Talking about misappropriation of funds, the December 4 collective has warned against the fraudulent, unjustified and abusive use of funds and donations destined for the treatment of the COvid-19 pandemic in Haiti. The group calls for an immediate creation of a support mechanism to aid oversight entities to make sure funds are used appropriately. Given the ineffective nature of the oversight entities, there is a likelihood that this will open the way for waste and dilapidation of funds as has been the case in the past 10 years. The organization noted that there has been a huge sum of money already allocated to fight the pandemic; the US$18million from the government, then the US$111,6m from the IMF and US$13.2million from USAID. The organization propose a 9 member committee to oversee the funds, including two members from the government, one from the accountants’ organization, l’Ordre des comptables professionnels et agrées d’Haïti (OCPAH) , a senator, a member of the CSCCA court, one clergy and a member of the bankers’ association.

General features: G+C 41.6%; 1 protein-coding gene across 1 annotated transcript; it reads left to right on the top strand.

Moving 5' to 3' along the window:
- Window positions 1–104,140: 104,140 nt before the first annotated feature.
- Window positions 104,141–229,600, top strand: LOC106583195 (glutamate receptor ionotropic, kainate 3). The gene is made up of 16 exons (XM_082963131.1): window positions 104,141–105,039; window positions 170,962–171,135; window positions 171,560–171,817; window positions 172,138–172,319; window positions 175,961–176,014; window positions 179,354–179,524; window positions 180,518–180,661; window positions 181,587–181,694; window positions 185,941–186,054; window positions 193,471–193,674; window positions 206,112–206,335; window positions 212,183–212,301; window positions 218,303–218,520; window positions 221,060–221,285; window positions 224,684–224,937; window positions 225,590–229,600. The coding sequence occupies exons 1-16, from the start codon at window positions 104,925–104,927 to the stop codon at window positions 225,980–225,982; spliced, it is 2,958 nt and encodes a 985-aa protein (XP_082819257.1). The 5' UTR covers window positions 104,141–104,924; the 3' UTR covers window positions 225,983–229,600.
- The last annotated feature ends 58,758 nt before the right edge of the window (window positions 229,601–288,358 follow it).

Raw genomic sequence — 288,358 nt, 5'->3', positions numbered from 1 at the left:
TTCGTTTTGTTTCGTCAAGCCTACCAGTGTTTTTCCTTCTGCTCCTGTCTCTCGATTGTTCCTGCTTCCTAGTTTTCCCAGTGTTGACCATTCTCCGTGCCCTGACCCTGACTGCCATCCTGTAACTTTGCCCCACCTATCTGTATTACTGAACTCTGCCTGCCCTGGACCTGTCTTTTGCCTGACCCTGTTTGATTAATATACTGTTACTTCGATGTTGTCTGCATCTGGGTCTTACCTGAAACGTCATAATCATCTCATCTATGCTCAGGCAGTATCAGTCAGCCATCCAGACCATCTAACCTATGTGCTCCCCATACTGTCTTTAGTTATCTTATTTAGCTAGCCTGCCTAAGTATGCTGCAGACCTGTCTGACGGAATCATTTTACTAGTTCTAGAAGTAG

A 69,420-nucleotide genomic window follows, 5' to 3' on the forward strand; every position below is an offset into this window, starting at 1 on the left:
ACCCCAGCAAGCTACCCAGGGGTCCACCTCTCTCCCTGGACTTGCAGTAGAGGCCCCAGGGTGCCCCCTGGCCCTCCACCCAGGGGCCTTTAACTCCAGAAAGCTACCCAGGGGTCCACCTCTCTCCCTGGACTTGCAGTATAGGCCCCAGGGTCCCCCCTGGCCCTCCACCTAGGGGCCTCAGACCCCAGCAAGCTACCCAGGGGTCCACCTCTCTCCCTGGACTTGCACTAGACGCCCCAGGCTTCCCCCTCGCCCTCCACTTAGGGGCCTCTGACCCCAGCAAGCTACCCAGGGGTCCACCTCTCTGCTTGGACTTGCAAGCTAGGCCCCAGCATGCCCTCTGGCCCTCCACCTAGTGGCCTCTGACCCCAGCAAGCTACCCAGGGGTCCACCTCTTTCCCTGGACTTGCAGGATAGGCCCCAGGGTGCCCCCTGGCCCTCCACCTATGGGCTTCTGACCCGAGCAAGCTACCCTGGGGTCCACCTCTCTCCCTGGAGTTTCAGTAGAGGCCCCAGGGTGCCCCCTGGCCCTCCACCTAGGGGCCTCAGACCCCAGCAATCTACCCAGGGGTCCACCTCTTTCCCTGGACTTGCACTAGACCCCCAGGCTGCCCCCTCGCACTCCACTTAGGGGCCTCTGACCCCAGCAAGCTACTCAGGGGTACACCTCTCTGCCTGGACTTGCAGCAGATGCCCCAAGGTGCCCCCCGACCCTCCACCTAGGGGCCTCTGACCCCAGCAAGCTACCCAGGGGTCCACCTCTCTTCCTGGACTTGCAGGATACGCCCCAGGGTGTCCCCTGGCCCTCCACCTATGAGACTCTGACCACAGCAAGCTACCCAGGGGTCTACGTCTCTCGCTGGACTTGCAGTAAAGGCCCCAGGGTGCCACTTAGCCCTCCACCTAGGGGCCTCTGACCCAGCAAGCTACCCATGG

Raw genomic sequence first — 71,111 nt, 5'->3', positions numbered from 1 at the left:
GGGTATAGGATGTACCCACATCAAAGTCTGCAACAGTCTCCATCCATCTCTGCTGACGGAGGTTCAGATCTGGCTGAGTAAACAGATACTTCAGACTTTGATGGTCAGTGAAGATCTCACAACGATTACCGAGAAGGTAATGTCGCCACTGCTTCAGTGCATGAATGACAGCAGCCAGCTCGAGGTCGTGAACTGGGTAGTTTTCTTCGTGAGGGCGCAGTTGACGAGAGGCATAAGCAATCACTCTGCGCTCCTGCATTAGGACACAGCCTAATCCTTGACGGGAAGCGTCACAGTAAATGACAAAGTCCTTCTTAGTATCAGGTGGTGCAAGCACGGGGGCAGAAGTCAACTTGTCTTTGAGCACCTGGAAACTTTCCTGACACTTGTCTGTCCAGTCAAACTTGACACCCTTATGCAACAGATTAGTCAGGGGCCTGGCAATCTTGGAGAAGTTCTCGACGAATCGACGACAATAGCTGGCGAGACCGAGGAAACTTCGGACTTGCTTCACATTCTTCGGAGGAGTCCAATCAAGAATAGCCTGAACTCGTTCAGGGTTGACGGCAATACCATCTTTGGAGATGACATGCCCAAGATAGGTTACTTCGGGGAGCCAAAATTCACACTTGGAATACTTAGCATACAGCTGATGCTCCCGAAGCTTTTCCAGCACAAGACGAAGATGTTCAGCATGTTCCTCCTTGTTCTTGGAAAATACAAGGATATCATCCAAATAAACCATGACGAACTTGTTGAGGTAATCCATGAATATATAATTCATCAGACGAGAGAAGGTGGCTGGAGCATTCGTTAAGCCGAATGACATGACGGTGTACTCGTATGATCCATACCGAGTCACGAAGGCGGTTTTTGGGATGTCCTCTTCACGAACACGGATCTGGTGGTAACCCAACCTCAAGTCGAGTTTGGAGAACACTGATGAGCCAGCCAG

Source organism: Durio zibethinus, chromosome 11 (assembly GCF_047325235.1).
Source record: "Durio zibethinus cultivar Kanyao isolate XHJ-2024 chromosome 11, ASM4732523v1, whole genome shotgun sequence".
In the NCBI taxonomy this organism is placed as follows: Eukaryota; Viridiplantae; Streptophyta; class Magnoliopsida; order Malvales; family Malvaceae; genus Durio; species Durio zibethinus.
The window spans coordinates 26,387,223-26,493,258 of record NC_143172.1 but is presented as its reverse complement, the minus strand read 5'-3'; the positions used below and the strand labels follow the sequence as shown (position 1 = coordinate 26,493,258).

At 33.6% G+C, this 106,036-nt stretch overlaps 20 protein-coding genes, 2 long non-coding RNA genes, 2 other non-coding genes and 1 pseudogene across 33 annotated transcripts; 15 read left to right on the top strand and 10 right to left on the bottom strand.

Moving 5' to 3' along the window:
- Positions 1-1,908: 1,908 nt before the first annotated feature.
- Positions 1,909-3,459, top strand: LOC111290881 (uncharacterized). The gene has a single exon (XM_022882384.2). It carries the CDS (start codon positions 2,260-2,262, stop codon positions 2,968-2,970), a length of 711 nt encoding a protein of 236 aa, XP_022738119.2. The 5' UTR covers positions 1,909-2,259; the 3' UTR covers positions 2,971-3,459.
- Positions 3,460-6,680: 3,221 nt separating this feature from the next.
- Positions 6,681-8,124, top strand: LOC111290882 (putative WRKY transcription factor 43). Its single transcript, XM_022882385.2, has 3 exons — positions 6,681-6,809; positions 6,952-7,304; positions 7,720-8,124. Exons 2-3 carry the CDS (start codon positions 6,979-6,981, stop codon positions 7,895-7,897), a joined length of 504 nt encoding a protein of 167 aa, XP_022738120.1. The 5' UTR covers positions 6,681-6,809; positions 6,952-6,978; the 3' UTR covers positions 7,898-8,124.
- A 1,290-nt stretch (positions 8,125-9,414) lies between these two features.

Finally, the US has been deporting Haitians during this pandemic and there’s the fear that they are not only deporting immigrants but also the COvid-19 because according to the government, three of the deportees who have been in the country and quarantined for two weeks have tested positive for the corona virus. There are further talks that 129 Haitians to be deported in the next few days. While some oppose sending people back home without determining their status, and only send those who tested negative. Such deportations are considered immoral, and places both Haitians and Americans in danger of the pandemic.

Dela Harlley